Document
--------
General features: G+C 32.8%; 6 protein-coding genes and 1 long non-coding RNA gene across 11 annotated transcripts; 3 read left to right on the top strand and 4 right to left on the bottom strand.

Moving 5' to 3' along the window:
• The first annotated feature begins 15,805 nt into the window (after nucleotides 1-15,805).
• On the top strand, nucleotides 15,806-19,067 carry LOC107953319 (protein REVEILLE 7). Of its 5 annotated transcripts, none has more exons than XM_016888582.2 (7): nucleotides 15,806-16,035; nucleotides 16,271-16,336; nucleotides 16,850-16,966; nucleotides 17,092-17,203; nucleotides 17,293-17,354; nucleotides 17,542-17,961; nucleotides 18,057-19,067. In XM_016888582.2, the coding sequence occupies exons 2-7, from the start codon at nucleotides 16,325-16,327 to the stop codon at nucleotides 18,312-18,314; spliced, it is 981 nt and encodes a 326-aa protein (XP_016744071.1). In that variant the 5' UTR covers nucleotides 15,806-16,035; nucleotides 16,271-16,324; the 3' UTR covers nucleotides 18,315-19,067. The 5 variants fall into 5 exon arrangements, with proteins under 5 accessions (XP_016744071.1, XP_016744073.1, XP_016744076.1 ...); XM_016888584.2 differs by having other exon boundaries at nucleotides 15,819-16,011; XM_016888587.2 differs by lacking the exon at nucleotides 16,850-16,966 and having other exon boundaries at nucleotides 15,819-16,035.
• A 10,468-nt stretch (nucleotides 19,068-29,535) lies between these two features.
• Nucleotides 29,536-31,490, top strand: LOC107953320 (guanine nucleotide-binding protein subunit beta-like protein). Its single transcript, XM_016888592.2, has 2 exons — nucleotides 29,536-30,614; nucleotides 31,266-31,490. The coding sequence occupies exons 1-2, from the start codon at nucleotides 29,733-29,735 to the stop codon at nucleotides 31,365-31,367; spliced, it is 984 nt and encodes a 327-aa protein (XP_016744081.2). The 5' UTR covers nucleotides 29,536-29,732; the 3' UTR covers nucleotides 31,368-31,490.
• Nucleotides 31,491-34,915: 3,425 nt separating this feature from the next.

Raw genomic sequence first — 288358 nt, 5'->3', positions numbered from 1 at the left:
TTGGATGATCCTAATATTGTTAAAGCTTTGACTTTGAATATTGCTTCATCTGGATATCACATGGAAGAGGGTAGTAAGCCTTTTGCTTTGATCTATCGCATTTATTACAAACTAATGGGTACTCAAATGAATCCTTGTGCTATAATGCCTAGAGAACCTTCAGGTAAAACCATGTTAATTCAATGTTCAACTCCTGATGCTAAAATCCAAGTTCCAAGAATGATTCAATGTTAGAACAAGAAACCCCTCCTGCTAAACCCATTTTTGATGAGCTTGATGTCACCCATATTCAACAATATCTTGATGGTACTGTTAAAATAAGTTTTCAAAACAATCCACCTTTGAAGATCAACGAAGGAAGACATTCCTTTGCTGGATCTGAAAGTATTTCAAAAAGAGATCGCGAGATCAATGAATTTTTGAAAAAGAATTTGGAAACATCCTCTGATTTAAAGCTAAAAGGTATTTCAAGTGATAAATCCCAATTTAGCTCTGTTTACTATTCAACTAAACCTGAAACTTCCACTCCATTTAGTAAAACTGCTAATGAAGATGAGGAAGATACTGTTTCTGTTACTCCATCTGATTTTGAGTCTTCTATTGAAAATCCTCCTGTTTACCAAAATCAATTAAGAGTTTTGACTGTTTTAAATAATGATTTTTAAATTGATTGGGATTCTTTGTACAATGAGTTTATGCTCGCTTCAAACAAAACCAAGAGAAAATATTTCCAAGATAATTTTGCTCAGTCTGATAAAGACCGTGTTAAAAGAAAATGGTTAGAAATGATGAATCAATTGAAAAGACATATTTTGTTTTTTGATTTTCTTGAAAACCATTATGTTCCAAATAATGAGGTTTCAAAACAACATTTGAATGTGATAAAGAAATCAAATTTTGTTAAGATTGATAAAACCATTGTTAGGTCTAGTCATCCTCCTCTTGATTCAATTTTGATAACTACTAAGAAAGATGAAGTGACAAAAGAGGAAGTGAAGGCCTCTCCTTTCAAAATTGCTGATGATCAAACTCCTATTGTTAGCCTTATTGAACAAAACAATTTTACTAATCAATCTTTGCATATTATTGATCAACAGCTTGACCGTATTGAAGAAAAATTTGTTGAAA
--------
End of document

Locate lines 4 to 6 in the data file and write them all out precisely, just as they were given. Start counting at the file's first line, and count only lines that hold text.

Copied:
• On the top strand, nucleotides 15,806-19,067 carry LOC107953319 (protein REVEILLE 7). Of its 5 annotated transcripts, none has more exons than XM_016888582.2 (7): nucleotides 15,806-16,035; nucleotides 16,271-16,336; nucleotides 16,850-16,966; nucleotides 17,092-17,203; nucleotides 17,293-17,354; nucleotides 17,542-17,961; nucleotides 18,057-19,067. In XM_016888582.2, the coding sequence occupies exons 2-7, from the start codon at nucleotides 16,325-16,327 to the stop codon at nucleotides 18,312-18,314; spliced, it is 981 nt and encodes a 326-aa protein (XP_016744071.1). In that variant the 5' UTR covers nucleotides 15,806-16,035; nucleotides 16,271-16,324; the 3' UTR covers nucleotides 18,315-19,067. The 5 variants fall into 5 exon arrangements, with proteins under 5 accessions (XP_016744071.1, XP_016744073.1, XP_016744076.1 ...); XM_016888584.2 differs by having other exon boundaries at nucleotides 15,819-16,011; XM_016888587.2 differs by lacking the exon at nucleotides 16,850-16,966 and having other exon boundaries at nucleotides 15,819-16,035.
• A 10,468-nt stretch (nucleotides 19,068-29,535) lies between these two features.
• Nucleotides 29,536-31,490, top strand: LOC107953320 (guanine nucleotide-binding protein subunit beta-like protein). Its single transcript, XM_016888592.2, has 2 exons — nucleotides 29,536-30,614; nucleotides 31,266-31,490. The coding sequence occupies exons 1-2, from the start codon at nucleotides 29,733-29,735 to the stop codon at nucleotides 31,365-31,367; spliced, it is 984 nt and encodes a 327-aa protein (XP_016744081.2). The 5' UTR covers nucleotides 29,536-29,732; the 3' UTR covers nucleotides 31,368-31,490.